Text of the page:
“- ME : So, if independent developers want to finish Fear Effect Inferno, as an IDEA, and everyone vote for : WANT to see it, does that mean they'll finish the game ?
- SE : If all of that comes together, it’s possible – although access to Inferno code wouldn’t be provided as we don’t own the code – just the rights.”
Assuming you don't mind Linkin Park, here is a Fear Effect Inferno trailer.
So would it be out of the question to ever see Fear Effect Inferno? I don't think so personally. Stan Liu, to my knowledge, hasn't gone on record saying he doesn't want to do it any more. Square Enix, in 2014, have shown some interest in letting the sequel be made. I think it is a case that there hasn't been that much of a significant push for such a sequel in recent years, at least not to a level enough that Stan Liu has commented on it. If someone wishes to try to push for at least more information on the likelihood of a sequel (e.g. like Operation Blue Bird is for Zero Escape 3), I'd be more than happy to try to raise awareness if it looks like it'll go somewhere.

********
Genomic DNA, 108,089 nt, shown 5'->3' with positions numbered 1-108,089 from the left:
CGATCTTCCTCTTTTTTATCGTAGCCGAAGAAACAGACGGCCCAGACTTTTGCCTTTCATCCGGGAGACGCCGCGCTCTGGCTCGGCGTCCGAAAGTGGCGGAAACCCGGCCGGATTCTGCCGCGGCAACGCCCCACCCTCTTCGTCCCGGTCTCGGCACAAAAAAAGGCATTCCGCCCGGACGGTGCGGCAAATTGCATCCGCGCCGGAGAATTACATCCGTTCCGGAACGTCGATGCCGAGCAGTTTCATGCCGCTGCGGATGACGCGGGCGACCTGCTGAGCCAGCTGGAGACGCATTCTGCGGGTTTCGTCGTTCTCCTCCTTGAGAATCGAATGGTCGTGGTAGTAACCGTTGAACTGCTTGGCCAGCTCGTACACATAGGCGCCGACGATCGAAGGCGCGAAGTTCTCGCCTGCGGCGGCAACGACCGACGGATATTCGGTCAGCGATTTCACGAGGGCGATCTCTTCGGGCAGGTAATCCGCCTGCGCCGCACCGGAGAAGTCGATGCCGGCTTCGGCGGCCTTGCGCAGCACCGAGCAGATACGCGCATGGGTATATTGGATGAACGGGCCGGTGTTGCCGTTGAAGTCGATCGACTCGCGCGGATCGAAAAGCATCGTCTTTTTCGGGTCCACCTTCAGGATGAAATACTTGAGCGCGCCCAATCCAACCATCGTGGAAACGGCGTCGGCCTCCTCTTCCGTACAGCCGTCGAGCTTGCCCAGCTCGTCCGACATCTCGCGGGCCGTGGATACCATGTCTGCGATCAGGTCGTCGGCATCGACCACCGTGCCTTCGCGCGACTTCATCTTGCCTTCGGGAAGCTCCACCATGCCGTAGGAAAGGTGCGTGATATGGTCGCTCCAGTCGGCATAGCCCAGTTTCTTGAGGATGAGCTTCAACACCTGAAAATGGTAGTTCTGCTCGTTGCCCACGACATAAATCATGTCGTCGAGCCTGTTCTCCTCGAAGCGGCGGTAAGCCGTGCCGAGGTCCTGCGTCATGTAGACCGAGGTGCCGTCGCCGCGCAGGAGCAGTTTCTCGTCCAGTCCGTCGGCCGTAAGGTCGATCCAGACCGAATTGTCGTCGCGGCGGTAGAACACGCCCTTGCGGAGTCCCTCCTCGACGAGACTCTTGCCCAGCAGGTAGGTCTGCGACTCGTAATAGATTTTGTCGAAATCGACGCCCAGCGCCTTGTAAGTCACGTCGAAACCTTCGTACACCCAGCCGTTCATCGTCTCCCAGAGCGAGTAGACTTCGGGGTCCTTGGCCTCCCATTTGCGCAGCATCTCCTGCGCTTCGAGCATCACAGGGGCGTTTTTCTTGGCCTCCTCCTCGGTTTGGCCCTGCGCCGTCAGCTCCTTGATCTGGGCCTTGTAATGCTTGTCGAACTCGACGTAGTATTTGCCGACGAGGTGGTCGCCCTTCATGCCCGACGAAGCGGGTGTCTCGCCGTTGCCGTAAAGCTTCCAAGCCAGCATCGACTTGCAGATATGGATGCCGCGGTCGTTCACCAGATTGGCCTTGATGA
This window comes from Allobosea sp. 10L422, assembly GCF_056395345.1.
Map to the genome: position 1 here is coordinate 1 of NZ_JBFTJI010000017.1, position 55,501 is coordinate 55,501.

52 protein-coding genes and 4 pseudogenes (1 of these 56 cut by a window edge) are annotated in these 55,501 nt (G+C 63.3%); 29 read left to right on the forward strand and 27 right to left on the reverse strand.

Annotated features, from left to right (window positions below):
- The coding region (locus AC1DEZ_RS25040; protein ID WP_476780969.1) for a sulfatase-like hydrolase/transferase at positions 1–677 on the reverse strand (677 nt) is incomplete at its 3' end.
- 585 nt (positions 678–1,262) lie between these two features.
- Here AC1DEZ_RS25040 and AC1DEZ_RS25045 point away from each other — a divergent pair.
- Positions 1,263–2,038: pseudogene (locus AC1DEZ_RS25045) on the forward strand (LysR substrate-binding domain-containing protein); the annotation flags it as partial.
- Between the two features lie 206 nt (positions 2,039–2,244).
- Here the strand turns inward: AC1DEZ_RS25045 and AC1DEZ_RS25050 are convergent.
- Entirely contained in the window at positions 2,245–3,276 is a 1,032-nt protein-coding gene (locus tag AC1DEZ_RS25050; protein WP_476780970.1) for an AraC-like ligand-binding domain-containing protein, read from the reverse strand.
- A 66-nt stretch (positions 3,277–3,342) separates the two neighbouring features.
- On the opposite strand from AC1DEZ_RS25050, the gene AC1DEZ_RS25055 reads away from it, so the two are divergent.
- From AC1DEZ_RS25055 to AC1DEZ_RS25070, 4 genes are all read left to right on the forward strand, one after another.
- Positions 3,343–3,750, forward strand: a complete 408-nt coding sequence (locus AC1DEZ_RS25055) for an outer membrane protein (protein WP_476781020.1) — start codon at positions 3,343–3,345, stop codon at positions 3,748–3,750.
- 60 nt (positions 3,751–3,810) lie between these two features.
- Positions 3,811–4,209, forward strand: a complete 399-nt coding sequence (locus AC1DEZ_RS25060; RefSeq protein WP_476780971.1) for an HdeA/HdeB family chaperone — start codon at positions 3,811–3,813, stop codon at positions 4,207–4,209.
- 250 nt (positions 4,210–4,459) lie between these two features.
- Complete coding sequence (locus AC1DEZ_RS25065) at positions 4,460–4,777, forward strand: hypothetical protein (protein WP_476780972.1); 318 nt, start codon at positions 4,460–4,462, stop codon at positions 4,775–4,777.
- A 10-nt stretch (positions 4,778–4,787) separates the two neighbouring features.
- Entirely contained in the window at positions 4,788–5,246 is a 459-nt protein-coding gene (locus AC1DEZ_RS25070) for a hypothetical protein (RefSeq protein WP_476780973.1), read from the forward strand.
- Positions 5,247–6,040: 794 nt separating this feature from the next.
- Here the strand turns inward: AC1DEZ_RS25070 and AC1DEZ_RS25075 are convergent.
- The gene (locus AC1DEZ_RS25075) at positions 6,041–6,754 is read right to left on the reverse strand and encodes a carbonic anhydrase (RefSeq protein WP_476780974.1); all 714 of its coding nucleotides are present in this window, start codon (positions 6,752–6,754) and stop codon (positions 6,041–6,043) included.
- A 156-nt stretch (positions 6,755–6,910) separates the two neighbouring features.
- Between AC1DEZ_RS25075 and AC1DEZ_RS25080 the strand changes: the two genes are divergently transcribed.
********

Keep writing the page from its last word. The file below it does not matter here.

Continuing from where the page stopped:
Anyway, I'd say that Fear Effect and its sequel Retro Helix is a worthwhile game for your PS3, Vita or PSP if you want a game with an interesting art-style and uses Chinese mythology to give the game an interesting twist. It has very good characterisation, partially by making the characters relevant to an enjoyable interesting plot rather than disconnected. On PSN, its currently £5.79 full price, but I'm sure with a deal or just buying the originals on PS1 you should be able to get a very interesting experience at a very cheap price.
Thanks to the shortcuts, Kronos Digital Entertainment managed to slide in some very creepy characters into Fear Effect/Fear Effect 2: Retro Helix with fantastic artwork for them.
I'll see you next week with another analytical article.
Side note: I've been mentally bouncing around an idea for an evolution of my current format. Put simply, next week I am thinking of possibly doing a voice recording of me reading the article so those who want to read it but don't want to have to sit there for a few minutes reading can do. They can open the sound file up while they go browse something else. I could possibly even do it for this article, perhaps as a test run. So please comment if you feel this may actually be a positive change or if you have suggestions, since I'm always curious to find new ways to improve my articles.